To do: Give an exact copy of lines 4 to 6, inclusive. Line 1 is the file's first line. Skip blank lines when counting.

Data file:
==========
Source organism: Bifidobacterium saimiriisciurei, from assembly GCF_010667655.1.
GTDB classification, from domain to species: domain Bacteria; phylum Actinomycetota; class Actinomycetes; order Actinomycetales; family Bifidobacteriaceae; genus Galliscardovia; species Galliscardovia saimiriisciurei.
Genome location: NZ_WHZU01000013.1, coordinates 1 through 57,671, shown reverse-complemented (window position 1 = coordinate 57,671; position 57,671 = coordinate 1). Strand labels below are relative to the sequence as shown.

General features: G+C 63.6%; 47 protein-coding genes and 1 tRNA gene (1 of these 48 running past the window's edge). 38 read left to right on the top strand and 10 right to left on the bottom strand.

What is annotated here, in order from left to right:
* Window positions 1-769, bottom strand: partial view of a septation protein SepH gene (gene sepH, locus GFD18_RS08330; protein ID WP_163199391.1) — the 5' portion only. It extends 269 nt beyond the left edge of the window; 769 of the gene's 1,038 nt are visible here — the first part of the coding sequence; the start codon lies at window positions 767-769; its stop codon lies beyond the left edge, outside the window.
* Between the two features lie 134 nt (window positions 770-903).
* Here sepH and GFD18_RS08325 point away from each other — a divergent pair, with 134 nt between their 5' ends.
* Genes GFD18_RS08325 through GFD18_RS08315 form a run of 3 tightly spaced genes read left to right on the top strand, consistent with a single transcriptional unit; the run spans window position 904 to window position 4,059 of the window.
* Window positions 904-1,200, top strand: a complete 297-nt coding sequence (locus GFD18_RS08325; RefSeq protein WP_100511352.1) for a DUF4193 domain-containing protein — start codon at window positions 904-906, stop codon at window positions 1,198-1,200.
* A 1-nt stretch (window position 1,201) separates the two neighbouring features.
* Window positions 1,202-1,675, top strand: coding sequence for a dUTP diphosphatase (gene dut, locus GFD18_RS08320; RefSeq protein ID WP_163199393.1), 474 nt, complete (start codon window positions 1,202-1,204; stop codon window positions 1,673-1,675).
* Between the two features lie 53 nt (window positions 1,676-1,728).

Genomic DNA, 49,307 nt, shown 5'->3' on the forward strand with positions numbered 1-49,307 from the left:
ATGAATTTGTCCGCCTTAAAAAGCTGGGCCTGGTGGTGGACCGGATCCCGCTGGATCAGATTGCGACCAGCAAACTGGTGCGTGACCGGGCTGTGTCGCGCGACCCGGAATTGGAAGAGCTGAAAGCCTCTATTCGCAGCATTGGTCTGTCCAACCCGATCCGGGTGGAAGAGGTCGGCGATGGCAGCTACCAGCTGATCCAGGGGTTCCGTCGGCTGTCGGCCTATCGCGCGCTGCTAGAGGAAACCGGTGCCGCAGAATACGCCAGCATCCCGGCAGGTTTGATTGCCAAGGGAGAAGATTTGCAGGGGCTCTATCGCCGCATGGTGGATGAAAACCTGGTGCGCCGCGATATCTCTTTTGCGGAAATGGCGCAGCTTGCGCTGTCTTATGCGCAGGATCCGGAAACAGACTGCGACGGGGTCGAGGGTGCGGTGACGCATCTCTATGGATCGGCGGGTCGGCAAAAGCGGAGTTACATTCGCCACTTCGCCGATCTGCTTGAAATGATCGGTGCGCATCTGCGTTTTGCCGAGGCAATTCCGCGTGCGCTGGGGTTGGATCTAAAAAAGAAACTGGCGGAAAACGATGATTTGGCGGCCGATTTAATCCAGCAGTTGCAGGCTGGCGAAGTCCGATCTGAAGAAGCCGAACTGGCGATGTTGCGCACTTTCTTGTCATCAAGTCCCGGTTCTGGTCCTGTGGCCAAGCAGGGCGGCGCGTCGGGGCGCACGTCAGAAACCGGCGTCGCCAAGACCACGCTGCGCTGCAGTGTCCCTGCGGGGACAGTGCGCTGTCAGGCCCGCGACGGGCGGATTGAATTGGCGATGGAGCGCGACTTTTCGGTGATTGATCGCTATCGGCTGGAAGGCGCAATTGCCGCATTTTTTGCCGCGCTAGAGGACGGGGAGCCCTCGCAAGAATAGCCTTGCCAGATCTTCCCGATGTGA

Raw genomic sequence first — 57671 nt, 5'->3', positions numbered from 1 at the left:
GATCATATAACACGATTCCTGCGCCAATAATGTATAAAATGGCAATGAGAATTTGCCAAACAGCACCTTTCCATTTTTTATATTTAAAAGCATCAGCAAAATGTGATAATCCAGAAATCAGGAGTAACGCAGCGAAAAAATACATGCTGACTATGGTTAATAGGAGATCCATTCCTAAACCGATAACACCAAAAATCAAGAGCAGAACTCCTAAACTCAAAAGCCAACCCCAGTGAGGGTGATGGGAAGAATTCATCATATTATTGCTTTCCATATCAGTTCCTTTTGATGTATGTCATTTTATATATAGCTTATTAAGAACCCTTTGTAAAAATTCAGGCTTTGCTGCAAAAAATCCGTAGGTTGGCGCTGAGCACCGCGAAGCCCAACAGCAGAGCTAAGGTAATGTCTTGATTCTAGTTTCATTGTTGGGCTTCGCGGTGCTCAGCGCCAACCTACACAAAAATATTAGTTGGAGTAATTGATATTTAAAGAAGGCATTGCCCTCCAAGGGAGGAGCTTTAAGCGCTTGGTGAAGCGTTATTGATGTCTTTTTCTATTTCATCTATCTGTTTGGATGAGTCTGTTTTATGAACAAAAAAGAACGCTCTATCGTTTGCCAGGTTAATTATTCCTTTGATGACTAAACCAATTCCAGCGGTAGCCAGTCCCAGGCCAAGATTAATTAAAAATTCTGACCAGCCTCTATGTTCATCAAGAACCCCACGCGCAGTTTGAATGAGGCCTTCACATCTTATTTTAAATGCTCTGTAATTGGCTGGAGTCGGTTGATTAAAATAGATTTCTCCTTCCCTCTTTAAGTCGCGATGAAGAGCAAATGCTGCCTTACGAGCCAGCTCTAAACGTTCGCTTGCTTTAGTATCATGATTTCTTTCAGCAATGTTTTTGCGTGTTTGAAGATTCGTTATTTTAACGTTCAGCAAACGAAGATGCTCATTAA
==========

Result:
General features: G+C 63.6%; 47 protein-coding genes and 1 tRNA gene (1 of these 48 running past the window's edge). 38 read left to right on the top strand and 10 right to left on the bottom strand.

What is annotated here, in order from left to right:
* Window positions 1-769, bottom strand: partial view of a septation protein SepH gene (gene sepH, locus GFD18_RS08330; protein ID WP_163199391.1) — the 5' portion only. It extends 269 nt beyond the left edge of the window; 769 of the gene's 1,038 nt are visible here — the first part of the coding sequence; the start codon lies at window positions 767-769; its stop codon lies beyond the left edge, outside the window.